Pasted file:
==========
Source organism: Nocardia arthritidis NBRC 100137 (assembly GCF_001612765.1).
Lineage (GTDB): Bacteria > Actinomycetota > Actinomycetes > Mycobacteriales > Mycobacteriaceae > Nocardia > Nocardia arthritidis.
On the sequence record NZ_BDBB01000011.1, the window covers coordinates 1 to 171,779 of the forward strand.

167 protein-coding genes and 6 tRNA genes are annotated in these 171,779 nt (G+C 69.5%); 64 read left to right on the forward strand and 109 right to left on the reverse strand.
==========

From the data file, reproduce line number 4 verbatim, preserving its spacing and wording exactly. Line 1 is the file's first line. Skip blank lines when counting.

167 protein-coding genes and 6 tRNA genes are annotated in these 171,779 nt (G+C 69.5%); 64 read left to right on the forward strand and 109 right to left on the reverse strand.